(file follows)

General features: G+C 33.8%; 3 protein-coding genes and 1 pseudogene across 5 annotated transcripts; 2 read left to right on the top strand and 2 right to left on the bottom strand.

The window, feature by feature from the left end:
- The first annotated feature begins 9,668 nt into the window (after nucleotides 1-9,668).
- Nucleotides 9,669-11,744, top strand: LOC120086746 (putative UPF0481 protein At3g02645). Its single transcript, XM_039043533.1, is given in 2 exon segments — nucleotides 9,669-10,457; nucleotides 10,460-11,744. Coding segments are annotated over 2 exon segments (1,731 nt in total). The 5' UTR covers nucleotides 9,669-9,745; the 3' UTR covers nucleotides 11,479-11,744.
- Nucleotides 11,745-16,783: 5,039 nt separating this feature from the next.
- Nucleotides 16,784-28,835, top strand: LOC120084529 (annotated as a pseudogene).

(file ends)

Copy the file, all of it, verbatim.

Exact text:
General features: G+C 33.8%; 3 protein-coding genes and 1 pseudogene across 5 annotated transcripts; 2 read left to right on the top strand and 2 right to left on the bottom strand.

The window, feature by feature from the left end:
- The first annotated feature begins 9,668 nt into the window (after nucleotides 1-9,668).
- Nucleotides 9,669-11,744, top strand: LOC120086746 (putative UPF0481 protein At3g02645). Its single transcript, XM_039043533.1, is given in 2 exon segments — nucleotides 9,669-10,457; nucleotides 10,460-11,744. Coding segments are annotated over 2 exon segments (1,731 nt in total). The 5' UTR covers nucleotides 9,669-9,745; the 3' UTR covers nucleotides 11,479-11,744.
- Nucleotides 11,745-16,783: 5,039 nt separating this feature from the next.
- Nucleotides 16,784-28,835, top strand: LOC120084529 (annotated as a pseudogene).